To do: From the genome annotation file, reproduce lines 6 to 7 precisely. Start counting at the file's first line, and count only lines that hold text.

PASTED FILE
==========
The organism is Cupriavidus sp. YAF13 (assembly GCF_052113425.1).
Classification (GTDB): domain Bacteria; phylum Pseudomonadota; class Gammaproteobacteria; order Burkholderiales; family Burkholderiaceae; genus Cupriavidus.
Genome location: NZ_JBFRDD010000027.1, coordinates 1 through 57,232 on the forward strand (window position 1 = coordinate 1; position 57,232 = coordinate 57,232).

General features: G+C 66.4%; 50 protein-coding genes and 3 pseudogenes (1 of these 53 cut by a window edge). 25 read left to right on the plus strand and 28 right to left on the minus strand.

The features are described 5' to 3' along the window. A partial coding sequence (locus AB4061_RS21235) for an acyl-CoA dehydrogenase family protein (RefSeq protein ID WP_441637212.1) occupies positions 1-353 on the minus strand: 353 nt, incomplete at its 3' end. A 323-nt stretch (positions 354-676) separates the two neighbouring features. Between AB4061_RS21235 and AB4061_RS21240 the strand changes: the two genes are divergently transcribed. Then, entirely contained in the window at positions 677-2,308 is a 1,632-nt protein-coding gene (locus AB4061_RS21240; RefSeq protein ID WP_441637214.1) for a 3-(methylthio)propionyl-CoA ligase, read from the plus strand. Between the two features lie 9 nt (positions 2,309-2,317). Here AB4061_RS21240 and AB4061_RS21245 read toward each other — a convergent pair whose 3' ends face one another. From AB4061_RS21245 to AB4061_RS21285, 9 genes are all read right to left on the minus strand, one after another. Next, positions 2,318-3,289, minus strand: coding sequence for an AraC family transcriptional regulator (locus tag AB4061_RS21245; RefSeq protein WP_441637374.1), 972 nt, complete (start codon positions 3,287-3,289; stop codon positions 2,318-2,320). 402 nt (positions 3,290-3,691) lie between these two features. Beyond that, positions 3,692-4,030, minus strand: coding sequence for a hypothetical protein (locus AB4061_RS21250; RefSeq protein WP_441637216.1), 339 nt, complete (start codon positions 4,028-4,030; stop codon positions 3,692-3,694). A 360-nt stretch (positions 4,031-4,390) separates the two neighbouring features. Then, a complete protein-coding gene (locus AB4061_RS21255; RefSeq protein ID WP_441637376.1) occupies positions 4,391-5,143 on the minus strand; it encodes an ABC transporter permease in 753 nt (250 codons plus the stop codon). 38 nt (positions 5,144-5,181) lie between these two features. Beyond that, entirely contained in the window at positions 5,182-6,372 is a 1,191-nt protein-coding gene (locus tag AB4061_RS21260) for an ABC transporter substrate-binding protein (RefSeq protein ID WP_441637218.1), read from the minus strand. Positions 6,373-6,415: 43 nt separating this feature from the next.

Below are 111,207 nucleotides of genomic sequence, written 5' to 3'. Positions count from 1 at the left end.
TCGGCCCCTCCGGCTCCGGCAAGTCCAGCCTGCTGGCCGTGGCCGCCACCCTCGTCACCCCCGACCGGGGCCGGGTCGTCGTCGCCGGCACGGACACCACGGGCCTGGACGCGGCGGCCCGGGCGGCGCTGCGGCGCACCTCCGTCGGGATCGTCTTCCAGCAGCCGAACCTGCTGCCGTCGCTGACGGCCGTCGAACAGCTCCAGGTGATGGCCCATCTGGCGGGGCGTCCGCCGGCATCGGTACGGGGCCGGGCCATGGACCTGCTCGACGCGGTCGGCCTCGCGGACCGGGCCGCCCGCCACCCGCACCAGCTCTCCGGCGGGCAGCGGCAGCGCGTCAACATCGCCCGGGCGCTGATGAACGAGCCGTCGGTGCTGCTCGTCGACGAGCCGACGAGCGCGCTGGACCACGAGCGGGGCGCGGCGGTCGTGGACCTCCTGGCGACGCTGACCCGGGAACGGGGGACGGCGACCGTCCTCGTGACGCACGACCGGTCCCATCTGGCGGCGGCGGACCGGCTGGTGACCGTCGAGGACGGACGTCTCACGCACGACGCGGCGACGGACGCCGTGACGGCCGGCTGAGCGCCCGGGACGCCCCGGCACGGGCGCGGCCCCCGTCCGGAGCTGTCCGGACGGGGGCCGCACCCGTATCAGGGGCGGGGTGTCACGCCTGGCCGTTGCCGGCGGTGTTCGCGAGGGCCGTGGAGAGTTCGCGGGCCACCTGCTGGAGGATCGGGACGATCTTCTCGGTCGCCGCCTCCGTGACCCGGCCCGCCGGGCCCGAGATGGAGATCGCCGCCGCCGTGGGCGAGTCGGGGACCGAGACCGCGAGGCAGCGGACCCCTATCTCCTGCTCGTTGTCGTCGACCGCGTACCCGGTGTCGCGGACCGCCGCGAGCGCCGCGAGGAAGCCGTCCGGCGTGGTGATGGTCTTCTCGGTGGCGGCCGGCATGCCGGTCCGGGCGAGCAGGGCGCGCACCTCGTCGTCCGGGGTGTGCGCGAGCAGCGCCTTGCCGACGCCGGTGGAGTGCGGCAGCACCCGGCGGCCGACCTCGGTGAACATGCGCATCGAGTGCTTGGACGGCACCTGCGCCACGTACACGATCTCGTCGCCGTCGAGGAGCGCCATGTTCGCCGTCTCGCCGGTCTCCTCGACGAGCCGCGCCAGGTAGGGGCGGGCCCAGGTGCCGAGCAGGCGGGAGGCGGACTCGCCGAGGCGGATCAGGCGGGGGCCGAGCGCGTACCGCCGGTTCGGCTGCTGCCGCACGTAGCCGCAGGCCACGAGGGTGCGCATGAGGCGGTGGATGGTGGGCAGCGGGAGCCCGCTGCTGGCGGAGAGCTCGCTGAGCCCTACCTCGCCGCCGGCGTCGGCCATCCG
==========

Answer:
Below are 111,207 nucleotides of genomic sequence, written 5' to 3'. Positions count from 1 at the left end.
TCGGCCCCTCCGGCTCCGGCAAGTCCAGCCTGCTGGCCGTGGCCGCCACCCTCGTCACCCCCGACCGGGGCCGGGTCGTCGTCGCCGGCACGGACACCACGGGCCTGGACGCGGCGGCCCGGGCGGCGCTGCGGCGCACCTCCGTCGGGATCGTCTTCCAGCAGCCGAACCTGCTGCCGTCGCTGACGGCCGTCGAACAGCTCCAGGTGATGGCCCATCTGGCGGGGCGTCCGCCGGCATCGGTACGGGGCCGGGCCATGGACCTGCTCGACGCGGTCGGCCTCGCGGACCGGGCCGCCCGCCACCCGCACCAGCTCTCCGGCGGGCAGCGGCAGCGCGTCAACATCGCCCGGGCGCTGATGAACGAGCCGTCGGTGCTGCTCGTCGACGAGCCGACGAGCGCGCTGGACCACGAGCGGGGCGCGGCGGTCGTGGACCTCCTGGCGACGCTGACCCGGGAACGGGGGACGGCGACCGTCCTCGTGACGCACGACCGGTCCCATCTGGCGGCGGCGGACCGGCTGGTGACCGTCGAGGACGGACGTCTCACGCACGACGCGGCGACGGACGCCGTGACGGCCGGCTGAGCGCCCGGGACGCCCCGGCACGGGCGCGGCCCCCGTCCGGAGCTGTCCGGACGGGGGCCGCACCCGTATCAGGGGCGGGGTGTCACGCCTGGCCGTTGCCGGCGGTGTTCGCGAGGGCCGTGGAGAGTTCGCGGGCCACCTGCTGGAGGATCGGGACGATCTTCTCGGTCGCCGCCTCCGTGACCCGGCCCGCCGGGCCCGAGATGGAGATCGCCGCCGCCGTGGGCGAGTCGGGGACCGAGACCGCGAGGCAGCGGACCCCTATCTCCTGCTCGTTGTCGTCGACCGCGTACCCGGTGTCGCGGACCGCCGCGAGCGCCGCGAGGAAGCCGTCCGGCGTGGTGATGGTCTTCTCGGTGGCGGCCGGCATGCCGGTCCGGGCGAGCAGGGCGCGCACCTCGTCGTCCGGGGTGTGCGCGAGCAGCGCCTTGCCGACGCCGGTGGAGTGCGGCAGCACCCGGCGGCCGACCTCGGTGAACATGCGCATCGAGTGCTTGGACGGCACCTGCGCCACGTACACGATCTCGTCGCCGTCGAGGAGCGCCATGTTCGCCGTCTCGCCGGTCTCCTCGACGAGCCGCGCCAGGTAGGGGCGGGCCCAGGTGCCGAGCAGGCGGGAGGCGGACTCGCCGAGGCGGATCAGGCGGGGGCCGAGCGCGTACCGCCGGTTCGGCTGCTGCCGCACGTAGCCGCAGGCCACGAGGGTGCGCATGAGGCGGTGGATGGTGGGCAGCGGGAGCCCGCTGCTGGCGGAGAGCTCGCTGAGCCCTACCTCGCCGCCGGCGTCGGCCATCCG